Jul 30, 2011
happydog1960 says:

And, relative to nothing except John Gillanders’ post: Don’t talk shit about Crowley until you go to a Gnostic Mass.

Jul 30, 2011
Kyle says:

never heard anyone define Krautrock as germans doing american blues. that’s funny!

Jul 30, 2011
THE X says:

@Kyle: It was indeed back in 1970 - Krautrock was considered as a counterfeit and low budget/cheap version of american blues with bad english. Only bands like Faust were taken serious in UK but were also sold for low budget prices (pay no more than…) to sell this stuff at all.

Regarding the term Krautrock: it also combines so much stuff under it from standard Rock, to experimental (bands like Xhol would be considered as Avantgarde nowadays - but in the 70s it was labeled Krautrock as they were signed by OHR), to Kosmische.

So Krautrock isn’t a genre at all too regarding the music, only for the same nationality of musicians - I personally see some parallels to the Witch House movement in there - and sure there is a lot of crap into this witch house movement and a lot of salem copycats with no own influences. But also interesting, creative stuff - but this is always a matter of personal taste.

Jul 30, 2011
Monkey's Uncle says:

Xenomorph comes to mind after listening to some of these examples.

Jul 30, 2011
Monkey's Uncle says:

Xenomorph - Shaari Avadon



Jul 31, 2011
JC Gonzo says:

@triangle double dagger triangle You just summed up what I hate about my generation. If no one can take anything seriously then there’s no reason to waste time on it. If the sole reason is “to have fun” then I’d just rather jack off than spend time on their jacking off. There’s a large number of Witch House artists who take themselves and their work very seriously, and they’re the only ones that will stand the test of time.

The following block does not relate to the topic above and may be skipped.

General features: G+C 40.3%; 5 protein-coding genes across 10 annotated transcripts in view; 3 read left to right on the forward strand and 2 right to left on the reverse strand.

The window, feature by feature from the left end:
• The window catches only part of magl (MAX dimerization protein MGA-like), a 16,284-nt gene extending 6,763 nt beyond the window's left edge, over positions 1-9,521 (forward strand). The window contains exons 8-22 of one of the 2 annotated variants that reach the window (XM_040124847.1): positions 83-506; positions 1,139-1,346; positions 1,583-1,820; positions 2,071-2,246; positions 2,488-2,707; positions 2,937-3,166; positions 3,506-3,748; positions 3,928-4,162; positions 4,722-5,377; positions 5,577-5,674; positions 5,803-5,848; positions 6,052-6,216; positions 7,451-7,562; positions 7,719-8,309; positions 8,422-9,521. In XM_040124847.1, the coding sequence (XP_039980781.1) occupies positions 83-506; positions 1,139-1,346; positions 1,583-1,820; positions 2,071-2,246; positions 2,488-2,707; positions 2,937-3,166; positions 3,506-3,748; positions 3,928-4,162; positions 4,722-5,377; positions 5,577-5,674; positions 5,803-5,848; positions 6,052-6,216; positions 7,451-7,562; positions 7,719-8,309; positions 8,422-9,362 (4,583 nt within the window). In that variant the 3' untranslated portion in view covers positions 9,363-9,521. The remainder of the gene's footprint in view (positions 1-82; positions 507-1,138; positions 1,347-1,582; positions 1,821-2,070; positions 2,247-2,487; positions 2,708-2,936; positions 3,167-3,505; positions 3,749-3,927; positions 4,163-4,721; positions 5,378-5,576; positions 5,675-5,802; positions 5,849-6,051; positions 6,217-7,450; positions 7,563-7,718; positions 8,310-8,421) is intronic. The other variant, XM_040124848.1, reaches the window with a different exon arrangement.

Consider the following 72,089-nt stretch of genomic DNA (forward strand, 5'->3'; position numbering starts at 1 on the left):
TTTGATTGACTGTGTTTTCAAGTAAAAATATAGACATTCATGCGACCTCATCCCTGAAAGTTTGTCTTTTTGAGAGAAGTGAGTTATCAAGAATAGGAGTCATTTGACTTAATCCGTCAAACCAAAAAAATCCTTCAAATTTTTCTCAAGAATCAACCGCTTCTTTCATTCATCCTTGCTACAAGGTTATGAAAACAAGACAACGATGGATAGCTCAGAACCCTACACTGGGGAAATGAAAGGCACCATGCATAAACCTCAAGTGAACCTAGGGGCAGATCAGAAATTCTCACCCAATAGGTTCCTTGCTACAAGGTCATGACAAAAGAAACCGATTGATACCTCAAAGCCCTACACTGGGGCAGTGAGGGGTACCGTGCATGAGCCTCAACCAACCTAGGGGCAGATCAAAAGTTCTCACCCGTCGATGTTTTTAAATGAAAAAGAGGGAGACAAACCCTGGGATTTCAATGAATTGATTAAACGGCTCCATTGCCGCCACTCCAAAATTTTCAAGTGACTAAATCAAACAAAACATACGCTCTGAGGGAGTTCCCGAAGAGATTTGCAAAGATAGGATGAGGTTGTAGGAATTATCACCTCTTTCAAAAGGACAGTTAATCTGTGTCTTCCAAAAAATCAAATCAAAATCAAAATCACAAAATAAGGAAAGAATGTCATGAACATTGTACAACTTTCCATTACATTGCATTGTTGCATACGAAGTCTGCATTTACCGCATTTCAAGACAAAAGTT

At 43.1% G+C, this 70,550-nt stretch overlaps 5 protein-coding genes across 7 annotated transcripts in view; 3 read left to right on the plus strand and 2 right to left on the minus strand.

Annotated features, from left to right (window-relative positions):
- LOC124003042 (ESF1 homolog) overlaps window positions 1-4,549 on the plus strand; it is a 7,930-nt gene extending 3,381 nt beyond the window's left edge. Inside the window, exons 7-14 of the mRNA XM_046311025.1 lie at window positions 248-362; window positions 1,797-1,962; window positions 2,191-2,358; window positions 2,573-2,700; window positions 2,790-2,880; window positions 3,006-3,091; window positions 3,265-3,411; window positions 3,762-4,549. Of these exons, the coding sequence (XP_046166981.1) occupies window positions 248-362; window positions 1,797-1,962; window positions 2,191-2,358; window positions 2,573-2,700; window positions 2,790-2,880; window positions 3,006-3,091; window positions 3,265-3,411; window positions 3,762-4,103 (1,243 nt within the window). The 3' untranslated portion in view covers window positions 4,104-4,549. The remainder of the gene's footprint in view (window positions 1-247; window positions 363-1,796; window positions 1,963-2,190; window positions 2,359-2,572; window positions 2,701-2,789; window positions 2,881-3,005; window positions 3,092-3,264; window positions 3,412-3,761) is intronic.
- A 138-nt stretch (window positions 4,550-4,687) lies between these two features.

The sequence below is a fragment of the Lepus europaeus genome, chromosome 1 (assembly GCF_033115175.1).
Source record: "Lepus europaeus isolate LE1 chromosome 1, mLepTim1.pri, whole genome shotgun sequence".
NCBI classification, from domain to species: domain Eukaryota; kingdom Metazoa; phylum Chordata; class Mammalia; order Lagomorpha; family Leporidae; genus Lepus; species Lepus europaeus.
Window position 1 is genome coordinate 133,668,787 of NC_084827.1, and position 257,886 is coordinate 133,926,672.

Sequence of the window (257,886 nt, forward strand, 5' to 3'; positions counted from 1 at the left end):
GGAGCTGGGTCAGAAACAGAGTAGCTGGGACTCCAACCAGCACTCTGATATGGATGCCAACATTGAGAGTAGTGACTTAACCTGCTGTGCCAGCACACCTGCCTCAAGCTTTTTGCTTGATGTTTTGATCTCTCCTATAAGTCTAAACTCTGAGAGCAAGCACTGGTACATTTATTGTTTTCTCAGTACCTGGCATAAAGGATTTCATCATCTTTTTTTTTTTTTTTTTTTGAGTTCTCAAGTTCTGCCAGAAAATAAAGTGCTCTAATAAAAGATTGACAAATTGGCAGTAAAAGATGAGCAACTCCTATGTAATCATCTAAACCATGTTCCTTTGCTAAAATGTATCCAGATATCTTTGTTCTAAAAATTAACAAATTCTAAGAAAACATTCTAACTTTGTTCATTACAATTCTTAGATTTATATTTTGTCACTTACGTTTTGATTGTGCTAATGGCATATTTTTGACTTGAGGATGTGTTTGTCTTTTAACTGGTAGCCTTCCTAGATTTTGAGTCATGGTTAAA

Jul 31, 2011
Bram Gieben says:

Wow thanks for all the comments guys! I think we can all safely agree that the term ‘witch house’ is regarded most skeptically by the artists who are accused of making it

Genres are just shorthand for journalists. If we abandon the term ‘witch house’ then none of the things said above in the comments are really an issue.

I like what MM said:

“For real though I can’t believe you mentioned 80’s Stallone. That’s awesome. He’s more italo than dark synth but it just goes to show that the term ‘witch-house’ is meaningless.. it’s all about enjoying and sharing music.”

That’s what I love about these artists, they can be italo or hip-hop or black metal and still fit the feeling or aesthetic of the scene.

Even calling it a scene is stupid, because a scene is usually associated with a city, even if it then spreads to a global audience. Yes calling it a ‘movement’is overly romantic, and yes people have been making doomy DIY music for decades… but there’s definitely something happening here. Whether it is magickal concordance or just a fad, who knows? I think it has legs.